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Southeast Asia comprises emerging, fast-growing markets where an increasing number of international companies are tuned into the availability of skilled talent at competitive rates, with the Philippines an outstanding option in the region. If you are interested in hiring in the Philippines without having to set up a local entity, two strong choices are available.
In both cases, you will be able to have local professionals reporting directly to you without hiring them directly. However hiring via an employer of record (EOR) and hiring international independent contractors each come with their own advantages, and choosing which is best for you will depend on the type of work you need people to perform, among other services.
If you are interested in hiring in the Philippines without establishing a local entity, contact us for more information.
The Filipino market at a glance
The Philippines is an archipelago of more than 7,000 islands, where economic development has seen the services sector play an increasingly important role in the economy over recent years, so that today it generates more than 60% of GDP.
The growth of the services sector has formed part of a sustained period of economic growth and increasing prosperity seen in the country since the turn of the century, as the middle class has expanded. Today many companies are interested in hiring in the Philippines because of the abundance of IT professionals and proficient English speakers, with the country emerging as a hub for call center outsourcing.
With an estimated population of over 110 million, the Philippines is among the 15 most populous nations in the world. Manila is the country’s sprawling capital, with an estimated metro population of 14.7 million people in 2023. Part of that metro area is Quezon City, the country’s most populated and prosperous urban center.
The country lived under Spanish rule for centuries, then under US tutelage for decades, which is reflected in its diverse culture, including many Catholic traditions and English as an official language, alongside Filipino. The currency is the Philippine peso.
While industry and services have been key to the recent growth of this free-enterprise economy, the Philippines also has a significant agricultural sector, with sugar, rice, and coconuts among its primary products. It is also home to massive pork, poultry, and fishing industries.
To boost the growth of the Philippine economy through the private sector, the government has temporarily exempted specific new industries from paying taxes. It also offers attractive loans to locals who want to launch a small or medium-sized business in this island territory, meaning there are plenty of contractors available.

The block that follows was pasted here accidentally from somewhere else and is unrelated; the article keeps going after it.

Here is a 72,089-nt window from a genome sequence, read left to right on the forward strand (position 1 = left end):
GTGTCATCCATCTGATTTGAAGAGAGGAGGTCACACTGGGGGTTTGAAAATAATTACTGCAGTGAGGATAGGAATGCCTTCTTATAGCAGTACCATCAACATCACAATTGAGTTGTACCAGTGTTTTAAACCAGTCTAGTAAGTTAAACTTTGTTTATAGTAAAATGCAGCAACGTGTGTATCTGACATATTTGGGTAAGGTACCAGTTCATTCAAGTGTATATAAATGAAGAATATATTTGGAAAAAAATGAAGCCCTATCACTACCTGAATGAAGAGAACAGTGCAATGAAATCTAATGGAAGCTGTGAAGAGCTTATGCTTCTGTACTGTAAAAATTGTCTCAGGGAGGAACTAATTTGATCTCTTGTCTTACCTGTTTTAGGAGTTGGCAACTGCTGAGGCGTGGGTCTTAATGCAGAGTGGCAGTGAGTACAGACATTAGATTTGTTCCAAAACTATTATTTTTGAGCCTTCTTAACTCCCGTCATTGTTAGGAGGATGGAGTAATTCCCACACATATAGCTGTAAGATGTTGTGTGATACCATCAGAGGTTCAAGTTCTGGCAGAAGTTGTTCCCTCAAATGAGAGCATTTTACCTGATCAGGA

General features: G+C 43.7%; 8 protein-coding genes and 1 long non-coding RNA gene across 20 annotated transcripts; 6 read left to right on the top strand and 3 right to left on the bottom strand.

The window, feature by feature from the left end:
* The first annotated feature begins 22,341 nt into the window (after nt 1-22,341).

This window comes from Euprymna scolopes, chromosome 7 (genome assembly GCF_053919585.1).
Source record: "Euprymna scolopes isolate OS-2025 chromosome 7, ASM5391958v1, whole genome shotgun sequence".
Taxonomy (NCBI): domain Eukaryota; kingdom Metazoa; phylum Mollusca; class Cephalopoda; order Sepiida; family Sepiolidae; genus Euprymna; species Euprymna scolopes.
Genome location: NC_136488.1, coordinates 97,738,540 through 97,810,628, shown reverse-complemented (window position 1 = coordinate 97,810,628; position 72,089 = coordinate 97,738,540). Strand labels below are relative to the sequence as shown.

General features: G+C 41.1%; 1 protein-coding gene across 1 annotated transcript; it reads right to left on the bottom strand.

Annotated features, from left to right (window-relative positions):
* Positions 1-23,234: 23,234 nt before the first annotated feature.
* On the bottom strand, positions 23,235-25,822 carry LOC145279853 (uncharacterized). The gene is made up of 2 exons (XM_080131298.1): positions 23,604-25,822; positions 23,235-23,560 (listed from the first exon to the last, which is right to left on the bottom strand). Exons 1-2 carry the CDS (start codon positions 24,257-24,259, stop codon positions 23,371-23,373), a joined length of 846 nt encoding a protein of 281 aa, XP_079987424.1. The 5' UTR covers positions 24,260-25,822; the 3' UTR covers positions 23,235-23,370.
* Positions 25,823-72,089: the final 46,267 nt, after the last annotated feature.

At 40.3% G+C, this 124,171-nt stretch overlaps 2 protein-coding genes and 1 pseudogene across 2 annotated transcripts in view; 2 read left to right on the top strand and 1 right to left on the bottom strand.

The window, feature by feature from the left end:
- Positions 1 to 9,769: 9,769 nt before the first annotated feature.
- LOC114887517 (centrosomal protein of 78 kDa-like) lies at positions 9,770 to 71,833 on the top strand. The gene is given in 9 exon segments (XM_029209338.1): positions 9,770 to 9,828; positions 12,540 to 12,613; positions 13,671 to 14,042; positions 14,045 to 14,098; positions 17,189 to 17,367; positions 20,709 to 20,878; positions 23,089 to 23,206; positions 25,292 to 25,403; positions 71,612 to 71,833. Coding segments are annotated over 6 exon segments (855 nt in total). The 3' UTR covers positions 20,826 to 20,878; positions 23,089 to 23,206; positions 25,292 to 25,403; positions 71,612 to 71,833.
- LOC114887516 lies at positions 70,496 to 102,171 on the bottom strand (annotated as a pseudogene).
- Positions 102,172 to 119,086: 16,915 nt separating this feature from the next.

The benefits of hiring in the Philippines
Since its rapid growth at the turn of the century, hiring in the Philippines has become a popular way to find IT workers, offering talent to international companies looking for highly skilled professionals at competitive prices.
Since English is an official language of the nation, its inhabitants have a high level of proficiency, meaning that hiring in the Philippines is unlikely to face a language barrier. In addition, primary education is compulsory, vocational schools offer technical training, and dozens of state universities and colleges focus on new technologies.
As a source of IT specialists, the country is a significant hub for computer and electronic products. Its five most lucrative exports include integrated circuits, office machine parts, electrical transformers, insulated wiring, and semiconductor devices.
Regarding its people, contemporary Philippine society consists of nearly 100 ethnic groups, with traditions and more than 150 languages. However, the dominant culture is Christian, with significant celebrations like Christmas and Easter.
Hiring in the Philippines without a local entity: an EOR
The simplest and fastest way of hiring in the Philippines without an entity is via an employer of record (EOR), so below we tell you what these organizations are, the benefits of working with them, and how you can hire professionals through their international services.
What is an EOR: characteristics and conditions
An employer of record (EOR) is an organization responsible for finding, hiring, and managing personnel on behalf of another company, always in compliance with the local regulations where it offers its services and according to the clients’ expansion and budget needs.
The EOR, apart from having extensive knowledge of hiring in the Philippines, has established entities, so companies will not have to worry about setting up a subsidiary. This process can be time-consuming and costly. Instead, organizations can leverage these resources to scale the business globally.
These third parties also have established recruitment networks, so they can find the best talent when hiring in the Philippines and bring them into any firm that requires their services. The EOR will handle all recruitment procedures, but employees depend directly on their employers.
As the human resources manager of its clients, the legal employer will assume responsibility for payroll, tax payments, benefits and deductions, work schedules, insurance, leave arrangements, and the eventual employee turnover.
The fact that an EOR has extensive knowledge of Philippine regulations helps to minimize any unexpected legal problems, possible financial penalties, and even the termination of operations. This means that hiring in the Philippines does not mean worrying about non-compliance with labor and tax laws.
Companies hiring in the Philippines through an EOR should know that this type of provider may also be known as a professional employer organization (PEO) due to their co-employment services. This third party does not usually distinguish between EOR and PEO, and for international recruitment usually refers to these services as global PEO or international PEO.